My alabaster jar is full of popcorn shrimp

No, that’s not from a bad Hungarian-English dictionary. It’s from Matthew 26, the woman with the alabaster jar.

Meatless Fridays are meaningless. Don’t spend your money on seafood. You should be giving to the poor.”

In the Matt 26 story of the woman with the alabaster jar, we have Jesus (duh), the woman (more duh), the host Simon the Leper (oh yeah, forgot about him), and Judas. The woman gives at an embarrassing level, Jesus accepts humbly, Judas criticizes, and Simon…is silent.

I have to wonder what’s going through the head of the healed host here. Is he thinking, “What is she doing? It doesn’t make sense,” or, “Wow, that’s a really nice thing to do. Jesus smells way better now. But I could never do something like that.”

Generosity isn’t an “either-or” proposition, but rather a “both-and.” Who’s to say the woman with the alabaster jar hadn’t already given all her other possessions to the poor and was saving the very best to give directly in the service of all that which is good and beautiful? Even if she hadn’t, who’s to say that giving up her ointment wasn’t the first, not the last, thing she was going to give?

If there were more people giving generously, both to the poor and just for the halibut, then generosity would seem more, well, normal. We’d be less likely to see someone else’s heroism and say, “I could never do that!”. If generous giving were practiced widely, it wouldn’t seem so heroic–so impossible. We’d see generosity and say, “If she of all people can do that, then so can I.”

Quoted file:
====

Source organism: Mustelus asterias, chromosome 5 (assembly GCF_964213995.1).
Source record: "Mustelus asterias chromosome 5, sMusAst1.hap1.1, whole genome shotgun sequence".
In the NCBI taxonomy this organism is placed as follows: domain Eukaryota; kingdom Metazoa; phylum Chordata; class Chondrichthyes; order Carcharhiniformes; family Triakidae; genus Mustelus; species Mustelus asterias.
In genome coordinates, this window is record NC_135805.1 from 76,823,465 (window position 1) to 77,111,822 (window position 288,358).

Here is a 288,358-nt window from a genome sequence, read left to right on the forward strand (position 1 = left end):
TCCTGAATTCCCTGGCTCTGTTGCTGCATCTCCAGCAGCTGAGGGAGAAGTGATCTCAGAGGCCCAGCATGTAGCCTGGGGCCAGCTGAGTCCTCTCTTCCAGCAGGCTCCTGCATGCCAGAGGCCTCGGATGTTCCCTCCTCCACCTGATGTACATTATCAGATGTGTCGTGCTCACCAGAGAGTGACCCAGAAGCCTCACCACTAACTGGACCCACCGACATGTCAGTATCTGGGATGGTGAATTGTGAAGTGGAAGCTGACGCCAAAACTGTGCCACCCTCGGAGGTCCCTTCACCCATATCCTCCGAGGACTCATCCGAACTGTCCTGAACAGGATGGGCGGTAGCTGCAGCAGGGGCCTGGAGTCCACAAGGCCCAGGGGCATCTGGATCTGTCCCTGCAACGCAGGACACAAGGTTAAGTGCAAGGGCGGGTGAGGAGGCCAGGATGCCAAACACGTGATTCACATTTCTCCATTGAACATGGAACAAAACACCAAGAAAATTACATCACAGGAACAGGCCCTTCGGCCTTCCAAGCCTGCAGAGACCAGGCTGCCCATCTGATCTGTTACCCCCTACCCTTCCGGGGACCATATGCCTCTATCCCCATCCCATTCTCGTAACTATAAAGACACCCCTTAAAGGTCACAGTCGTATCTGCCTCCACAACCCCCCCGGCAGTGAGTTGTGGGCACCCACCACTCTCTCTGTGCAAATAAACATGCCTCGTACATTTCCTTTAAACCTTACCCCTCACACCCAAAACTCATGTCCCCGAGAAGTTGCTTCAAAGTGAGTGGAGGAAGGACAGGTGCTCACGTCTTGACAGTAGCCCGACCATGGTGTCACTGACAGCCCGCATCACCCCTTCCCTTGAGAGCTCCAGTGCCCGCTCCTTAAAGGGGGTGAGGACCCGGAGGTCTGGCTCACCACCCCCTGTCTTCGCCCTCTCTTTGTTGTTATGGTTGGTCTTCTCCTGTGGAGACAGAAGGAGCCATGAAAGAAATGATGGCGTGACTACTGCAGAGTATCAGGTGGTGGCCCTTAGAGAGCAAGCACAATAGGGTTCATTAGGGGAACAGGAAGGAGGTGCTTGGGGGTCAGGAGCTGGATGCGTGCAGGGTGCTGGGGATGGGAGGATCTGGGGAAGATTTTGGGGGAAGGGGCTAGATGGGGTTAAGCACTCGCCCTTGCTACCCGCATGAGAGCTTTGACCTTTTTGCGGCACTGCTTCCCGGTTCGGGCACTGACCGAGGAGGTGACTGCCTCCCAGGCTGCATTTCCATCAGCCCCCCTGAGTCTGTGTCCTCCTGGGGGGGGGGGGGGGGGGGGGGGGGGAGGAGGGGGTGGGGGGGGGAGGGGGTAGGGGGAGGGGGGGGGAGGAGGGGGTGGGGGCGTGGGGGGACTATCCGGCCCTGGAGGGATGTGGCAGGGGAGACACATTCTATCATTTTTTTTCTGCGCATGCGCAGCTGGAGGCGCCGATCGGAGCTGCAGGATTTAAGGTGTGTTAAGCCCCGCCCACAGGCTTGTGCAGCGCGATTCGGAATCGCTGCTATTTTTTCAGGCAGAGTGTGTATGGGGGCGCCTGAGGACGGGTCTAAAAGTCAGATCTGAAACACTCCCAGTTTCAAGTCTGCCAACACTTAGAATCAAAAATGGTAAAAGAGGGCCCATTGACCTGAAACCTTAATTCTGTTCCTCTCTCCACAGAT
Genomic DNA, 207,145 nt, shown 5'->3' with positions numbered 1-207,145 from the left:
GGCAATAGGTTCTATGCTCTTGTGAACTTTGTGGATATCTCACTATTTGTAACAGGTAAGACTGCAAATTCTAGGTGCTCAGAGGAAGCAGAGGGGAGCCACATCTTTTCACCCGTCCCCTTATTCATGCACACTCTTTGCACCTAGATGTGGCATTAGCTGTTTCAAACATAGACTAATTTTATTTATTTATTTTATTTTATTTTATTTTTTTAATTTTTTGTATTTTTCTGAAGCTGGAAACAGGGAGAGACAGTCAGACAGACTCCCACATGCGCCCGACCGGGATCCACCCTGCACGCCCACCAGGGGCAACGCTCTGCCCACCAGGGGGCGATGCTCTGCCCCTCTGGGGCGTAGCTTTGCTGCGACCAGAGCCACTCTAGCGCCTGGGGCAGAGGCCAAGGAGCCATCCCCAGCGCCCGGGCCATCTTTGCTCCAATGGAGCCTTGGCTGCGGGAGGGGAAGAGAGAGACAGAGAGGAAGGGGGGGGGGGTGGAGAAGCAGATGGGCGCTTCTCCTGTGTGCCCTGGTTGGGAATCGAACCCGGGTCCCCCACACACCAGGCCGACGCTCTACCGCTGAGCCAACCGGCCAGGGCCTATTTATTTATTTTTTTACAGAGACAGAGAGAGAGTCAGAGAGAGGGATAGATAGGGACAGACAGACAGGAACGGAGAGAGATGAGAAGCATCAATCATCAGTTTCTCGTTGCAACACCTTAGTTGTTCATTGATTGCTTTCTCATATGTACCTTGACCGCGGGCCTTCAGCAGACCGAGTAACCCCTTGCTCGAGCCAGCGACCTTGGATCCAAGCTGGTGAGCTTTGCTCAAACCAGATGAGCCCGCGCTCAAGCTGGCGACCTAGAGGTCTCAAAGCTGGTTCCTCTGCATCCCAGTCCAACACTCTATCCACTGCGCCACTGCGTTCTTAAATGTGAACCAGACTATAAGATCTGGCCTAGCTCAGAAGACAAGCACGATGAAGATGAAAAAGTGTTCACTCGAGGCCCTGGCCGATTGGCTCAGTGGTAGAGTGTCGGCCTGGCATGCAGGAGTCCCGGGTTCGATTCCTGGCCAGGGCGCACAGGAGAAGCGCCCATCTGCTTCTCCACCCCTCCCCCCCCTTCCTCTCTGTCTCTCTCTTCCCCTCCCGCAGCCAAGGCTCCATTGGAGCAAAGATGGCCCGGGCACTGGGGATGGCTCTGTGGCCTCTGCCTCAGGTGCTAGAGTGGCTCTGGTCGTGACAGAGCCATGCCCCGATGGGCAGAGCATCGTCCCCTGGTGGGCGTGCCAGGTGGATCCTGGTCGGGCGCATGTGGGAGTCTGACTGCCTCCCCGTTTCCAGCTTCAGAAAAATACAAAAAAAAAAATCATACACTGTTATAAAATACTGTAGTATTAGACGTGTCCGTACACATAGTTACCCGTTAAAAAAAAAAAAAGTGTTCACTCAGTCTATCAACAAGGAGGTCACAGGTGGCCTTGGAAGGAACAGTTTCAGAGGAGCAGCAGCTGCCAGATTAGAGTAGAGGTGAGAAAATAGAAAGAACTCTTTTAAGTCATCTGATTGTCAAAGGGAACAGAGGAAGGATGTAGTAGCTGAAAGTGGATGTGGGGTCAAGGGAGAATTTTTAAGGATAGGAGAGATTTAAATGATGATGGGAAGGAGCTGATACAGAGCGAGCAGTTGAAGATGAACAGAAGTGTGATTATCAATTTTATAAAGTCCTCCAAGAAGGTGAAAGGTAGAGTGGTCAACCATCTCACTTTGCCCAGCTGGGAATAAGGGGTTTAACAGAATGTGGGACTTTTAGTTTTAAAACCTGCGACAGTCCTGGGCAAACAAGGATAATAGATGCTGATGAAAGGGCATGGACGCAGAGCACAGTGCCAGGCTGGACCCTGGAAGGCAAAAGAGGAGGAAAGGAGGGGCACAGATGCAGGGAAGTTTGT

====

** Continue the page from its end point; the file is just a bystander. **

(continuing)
We practice first in small ways, the more meaningful the better. That’s why we say we “give up” meat on Fridays. Food that didn’t have to bleed for us is a living metaphor for penance. We can’t undo the harm we’ve done to Christ, the living bread, and his creation, but we can show Jesus and ourselves from generous hearts that we wish, not just with our thoughts but with our choices, that we had done differently. And so we dine differently.

The Judases will still seek to invalidate our gifts and call them misplaced. That’s okay. They just don’t know any better. Maybe once the healed lepers of the world start saying, “Hey, we can give, too,” that will soften even the hardest, most judgmental of hearts.

So give. Just for the halibut.


About Erin McCole Cupp
Erin McCole Cupp is a wife, mother, and lay Dominican who lives with her family of vertebrates somewhere out in the middle of Nowhere, Pennsylvania. In December 2020, look for her next book: All Things New: Breaking the Cycle & Raising a Joyful Family (Our Sunday Visitor), a book about parenting spirituality for survivors of family abuse and dysfunction. Find out more at .

6 Responses to My alabaster jar is full of popcorn shrimp

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